Some recipes suggest to sift the dry ingredients while some others say whisk the dry ingredients. Do they have the same effect?
I've been experimenting with almond flour for baking bread because I have a hard time digesting starches. I've progressed to the point where my bread made from 50:50 (almond:wheat flours) is almost ...
I have an inexpensive flour sifter that just has wire mesh and a little hand-crank (like one of these 1, 2.) It has cup markings on the side ("one cup," "two cups"). This is probably a silly ...
I am making mini quick breads for Christmas. The recipe calls for 3 cups of flour. Do I need to sift the flour? If so, should I sift it before or after measuring?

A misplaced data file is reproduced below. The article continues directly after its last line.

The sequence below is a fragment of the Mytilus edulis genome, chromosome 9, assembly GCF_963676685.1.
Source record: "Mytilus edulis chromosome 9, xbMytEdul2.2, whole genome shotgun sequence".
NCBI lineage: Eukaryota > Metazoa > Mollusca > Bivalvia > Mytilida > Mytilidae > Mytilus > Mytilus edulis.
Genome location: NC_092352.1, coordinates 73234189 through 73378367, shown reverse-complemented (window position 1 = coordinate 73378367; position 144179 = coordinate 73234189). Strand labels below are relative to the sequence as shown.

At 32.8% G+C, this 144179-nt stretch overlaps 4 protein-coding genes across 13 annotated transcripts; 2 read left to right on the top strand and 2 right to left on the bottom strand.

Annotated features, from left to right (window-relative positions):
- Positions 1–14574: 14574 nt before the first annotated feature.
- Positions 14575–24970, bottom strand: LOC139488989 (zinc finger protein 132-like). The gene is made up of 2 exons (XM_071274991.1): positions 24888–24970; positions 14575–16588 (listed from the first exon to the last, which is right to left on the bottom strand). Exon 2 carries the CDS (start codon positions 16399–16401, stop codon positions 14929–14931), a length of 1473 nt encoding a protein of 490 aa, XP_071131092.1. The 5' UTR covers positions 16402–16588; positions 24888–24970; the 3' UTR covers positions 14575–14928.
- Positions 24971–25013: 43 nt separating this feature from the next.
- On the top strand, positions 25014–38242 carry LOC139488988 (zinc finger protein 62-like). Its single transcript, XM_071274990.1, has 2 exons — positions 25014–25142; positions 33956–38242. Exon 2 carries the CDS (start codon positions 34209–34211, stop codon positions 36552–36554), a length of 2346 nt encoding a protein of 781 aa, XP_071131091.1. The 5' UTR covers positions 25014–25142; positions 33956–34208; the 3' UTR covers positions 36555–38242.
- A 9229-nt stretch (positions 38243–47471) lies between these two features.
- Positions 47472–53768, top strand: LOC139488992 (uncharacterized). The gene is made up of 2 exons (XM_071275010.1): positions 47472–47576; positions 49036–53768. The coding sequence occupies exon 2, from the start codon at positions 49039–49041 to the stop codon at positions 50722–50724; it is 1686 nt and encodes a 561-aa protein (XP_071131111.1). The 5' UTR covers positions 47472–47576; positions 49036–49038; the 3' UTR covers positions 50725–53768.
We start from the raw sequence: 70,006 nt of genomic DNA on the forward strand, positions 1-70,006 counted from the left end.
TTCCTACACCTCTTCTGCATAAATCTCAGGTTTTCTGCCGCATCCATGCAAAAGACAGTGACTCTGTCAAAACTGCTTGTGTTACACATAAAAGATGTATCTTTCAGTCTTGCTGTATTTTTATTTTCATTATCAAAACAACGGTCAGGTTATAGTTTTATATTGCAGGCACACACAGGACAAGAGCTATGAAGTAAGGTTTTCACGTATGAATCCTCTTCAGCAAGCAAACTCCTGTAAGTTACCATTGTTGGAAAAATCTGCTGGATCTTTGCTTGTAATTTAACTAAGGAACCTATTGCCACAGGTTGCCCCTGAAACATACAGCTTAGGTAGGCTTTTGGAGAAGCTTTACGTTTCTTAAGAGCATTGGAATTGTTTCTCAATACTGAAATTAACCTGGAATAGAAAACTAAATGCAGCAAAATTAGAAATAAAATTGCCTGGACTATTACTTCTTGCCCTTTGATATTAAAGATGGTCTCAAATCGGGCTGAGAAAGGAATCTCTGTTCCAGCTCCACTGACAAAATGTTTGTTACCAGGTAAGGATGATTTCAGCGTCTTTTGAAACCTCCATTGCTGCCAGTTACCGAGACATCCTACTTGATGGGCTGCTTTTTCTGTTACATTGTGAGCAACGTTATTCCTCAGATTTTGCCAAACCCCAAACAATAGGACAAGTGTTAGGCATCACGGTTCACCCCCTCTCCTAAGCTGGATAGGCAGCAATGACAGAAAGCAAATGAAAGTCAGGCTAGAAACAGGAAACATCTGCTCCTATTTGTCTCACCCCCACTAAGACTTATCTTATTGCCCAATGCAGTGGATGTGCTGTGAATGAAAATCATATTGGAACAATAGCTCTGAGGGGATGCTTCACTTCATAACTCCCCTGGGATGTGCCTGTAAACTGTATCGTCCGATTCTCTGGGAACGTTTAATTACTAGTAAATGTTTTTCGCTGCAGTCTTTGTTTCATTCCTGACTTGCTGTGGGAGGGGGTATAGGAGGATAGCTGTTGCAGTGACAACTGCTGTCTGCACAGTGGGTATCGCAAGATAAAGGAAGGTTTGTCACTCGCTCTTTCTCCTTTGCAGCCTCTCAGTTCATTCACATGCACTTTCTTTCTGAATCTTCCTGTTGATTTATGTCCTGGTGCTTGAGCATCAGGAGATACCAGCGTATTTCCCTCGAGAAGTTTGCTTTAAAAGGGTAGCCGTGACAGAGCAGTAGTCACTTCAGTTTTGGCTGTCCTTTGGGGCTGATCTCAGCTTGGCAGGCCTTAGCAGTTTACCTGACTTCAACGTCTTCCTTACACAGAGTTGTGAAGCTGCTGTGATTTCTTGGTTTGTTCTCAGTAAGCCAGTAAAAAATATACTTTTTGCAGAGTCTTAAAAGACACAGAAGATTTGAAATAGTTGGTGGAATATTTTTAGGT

We've talked about methods for sifting flour (http://cooking.stackexchange.com/questions/5364/how-to-make-sifting-palatable), and the purposes of sifting (http://cooking.stackexchange.com/questions/...
I'm at the point where I will completely avoid certain recipes simply because they require sifting and I find it incredibly tedious. Is there a better method? A better tool? A magic sifter?
What is the purpose of sifting dry ingredients (esp. with flour)? I heard in one place that it was because this is the best way to mix them well. I heard somewhere else that this is a carry-over from ...
Is there really an advantage to sifting flour that I bought that was labeled 'sifted'?